Water problems around the world
Americans exposed to contaminated drinking water
American media reports that millions of Americans may be exposed to contaminated drinking water systems that are dangerous for their health. An interactive map, a collaborative effort by Environmental Working Group, a nonprofit, nonpartisan organization, and Northeastern University's Social Science Environmental Health Research Institute, documents toxic fluorinated compounds known as PFAS at publicly known pollution sites across the U.S., including public water systems, military bases, military and civilian airports, industrial plants, dumps and firefighter training sites. The researchers found at least 610 drinking water sources in 43 states contain potentially unsafe PFAS levels, and estimate that more than 19 million people are exposed to these man-made chemicals that have been linked to birth defects, increased risk of thyroid disease, infertility and reduced immune responses in children, writes U.S. News.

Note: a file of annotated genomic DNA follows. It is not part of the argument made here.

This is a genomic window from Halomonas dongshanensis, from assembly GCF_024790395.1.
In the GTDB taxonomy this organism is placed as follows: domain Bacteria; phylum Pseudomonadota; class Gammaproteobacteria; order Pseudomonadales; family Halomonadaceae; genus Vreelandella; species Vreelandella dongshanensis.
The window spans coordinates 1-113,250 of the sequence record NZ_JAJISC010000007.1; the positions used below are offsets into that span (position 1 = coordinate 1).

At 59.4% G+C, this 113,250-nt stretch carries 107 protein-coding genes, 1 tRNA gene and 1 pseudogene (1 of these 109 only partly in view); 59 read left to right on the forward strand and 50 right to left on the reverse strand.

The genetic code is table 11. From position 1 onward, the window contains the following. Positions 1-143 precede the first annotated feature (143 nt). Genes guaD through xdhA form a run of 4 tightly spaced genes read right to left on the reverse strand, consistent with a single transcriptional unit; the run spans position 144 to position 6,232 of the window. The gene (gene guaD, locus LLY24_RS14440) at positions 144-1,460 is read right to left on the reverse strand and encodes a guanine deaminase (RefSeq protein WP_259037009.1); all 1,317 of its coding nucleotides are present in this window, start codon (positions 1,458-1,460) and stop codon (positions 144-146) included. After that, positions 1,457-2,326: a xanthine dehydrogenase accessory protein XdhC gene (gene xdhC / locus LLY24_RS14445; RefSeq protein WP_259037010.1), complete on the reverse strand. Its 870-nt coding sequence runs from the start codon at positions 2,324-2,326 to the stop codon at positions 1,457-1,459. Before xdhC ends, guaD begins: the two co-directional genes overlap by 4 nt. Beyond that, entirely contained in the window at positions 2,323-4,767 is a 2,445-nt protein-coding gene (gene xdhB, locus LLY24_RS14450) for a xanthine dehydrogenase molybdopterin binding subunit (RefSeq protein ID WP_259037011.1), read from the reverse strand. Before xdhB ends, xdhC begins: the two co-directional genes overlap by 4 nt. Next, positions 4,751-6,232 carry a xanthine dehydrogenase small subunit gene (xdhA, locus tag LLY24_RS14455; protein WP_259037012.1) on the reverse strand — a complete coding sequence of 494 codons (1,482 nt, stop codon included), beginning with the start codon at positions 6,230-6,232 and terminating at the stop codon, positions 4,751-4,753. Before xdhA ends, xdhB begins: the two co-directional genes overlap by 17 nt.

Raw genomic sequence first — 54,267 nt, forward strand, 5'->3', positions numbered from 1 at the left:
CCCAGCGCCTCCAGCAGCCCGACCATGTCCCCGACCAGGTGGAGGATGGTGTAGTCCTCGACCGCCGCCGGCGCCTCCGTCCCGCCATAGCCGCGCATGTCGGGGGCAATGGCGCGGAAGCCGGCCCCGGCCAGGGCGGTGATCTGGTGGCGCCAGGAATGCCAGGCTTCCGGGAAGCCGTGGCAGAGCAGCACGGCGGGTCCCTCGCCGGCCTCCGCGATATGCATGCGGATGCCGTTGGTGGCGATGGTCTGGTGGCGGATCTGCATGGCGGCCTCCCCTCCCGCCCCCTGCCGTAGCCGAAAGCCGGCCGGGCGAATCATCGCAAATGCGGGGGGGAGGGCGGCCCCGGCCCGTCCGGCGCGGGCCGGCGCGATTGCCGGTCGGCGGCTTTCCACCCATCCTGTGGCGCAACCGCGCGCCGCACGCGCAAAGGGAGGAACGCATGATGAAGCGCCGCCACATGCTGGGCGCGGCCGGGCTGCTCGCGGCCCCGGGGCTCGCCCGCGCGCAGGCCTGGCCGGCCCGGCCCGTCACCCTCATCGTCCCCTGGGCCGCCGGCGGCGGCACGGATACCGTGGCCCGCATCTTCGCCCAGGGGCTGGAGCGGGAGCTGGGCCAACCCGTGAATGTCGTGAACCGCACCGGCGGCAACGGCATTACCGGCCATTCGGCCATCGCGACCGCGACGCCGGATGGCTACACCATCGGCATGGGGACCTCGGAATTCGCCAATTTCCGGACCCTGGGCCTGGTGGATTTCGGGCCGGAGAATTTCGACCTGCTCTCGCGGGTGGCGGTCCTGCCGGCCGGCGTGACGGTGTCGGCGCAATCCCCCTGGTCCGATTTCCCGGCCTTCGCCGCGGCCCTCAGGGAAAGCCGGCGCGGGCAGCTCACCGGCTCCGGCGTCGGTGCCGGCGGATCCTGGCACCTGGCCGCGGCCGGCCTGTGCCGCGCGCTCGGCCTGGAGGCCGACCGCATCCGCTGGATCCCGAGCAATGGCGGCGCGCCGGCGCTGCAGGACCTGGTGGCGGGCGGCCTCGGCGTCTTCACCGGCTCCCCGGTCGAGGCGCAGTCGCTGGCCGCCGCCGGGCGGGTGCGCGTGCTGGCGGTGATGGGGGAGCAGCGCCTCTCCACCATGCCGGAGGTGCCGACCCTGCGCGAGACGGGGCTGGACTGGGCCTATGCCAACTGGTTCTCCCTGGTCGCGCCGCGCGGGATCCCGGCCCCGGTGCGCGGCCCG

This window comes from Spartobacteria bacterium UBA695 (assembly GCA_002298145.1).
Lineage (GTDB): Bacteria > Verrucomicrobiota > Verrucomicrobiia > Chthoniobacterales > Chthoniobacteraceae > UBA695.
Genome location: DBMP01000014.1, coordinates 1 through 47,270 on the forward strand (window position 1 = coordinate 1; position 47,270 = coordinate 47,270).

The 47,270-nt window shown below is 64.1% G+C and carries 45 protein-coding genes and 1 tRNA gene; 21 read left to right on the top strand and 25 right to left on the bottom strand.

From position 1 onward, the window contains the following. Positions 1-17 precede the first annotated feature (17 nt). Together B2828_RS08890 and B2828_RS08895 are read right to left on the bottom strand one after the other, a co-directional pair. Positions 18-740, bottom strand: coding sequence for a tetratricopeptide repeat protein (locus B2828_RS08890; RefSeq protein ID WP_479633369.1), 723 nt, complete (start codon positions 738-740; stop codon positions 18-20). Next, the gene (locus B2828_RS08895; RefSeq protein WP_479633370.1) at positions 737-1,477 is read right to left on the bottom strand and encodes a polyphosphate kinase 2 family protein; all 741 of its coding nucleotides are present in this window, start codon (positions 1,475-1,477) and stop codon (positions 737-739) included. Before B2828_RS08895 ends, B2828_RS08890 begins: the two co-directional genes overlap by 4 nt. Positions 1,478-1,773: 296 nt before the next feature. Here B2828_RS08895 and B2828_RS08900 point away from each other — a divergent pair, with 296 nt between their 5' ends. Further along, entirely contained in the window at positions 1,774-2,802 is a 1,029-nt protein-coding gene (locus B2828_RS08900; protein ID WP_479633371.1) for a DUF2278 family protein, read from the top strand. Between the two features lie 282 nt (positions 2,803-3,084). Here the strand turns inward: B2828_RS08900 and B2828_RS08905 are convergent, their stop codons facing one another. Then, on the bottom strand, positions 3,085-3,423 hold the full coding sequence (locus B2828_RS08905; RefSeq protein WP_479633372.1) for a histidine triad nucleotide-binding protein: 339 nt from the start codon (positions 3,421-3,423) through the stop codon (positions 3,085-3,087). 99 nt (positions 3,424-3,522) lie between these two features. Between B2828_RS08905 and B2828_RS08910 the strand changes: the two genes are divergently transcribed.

India is reeling under historic drought. Acute water shortages across much of India have seen hundreds of villages evacuated with up to 90% of local populations fleeing in some water scarce areas. Long term human and economic threats loom large as crops have withered and died, leaving livestock starving and with little to drink while major crops, such as maize, soya, cotton, sweet lime, pulses and groundnuts have suffered.
Sydney is facing its first water restrictions in a decade as drought grips New South Wales with falling water levels in city dams, prompting the state government to bring in water restrictions.
Plastic accounts for 60% of litter in English and Welsh canals with more than half a million plastic items reach oceans from waterway network each year, according to new research from the Canal & River Trust – a charity that looks after 2,000 miles of canals and river navigations.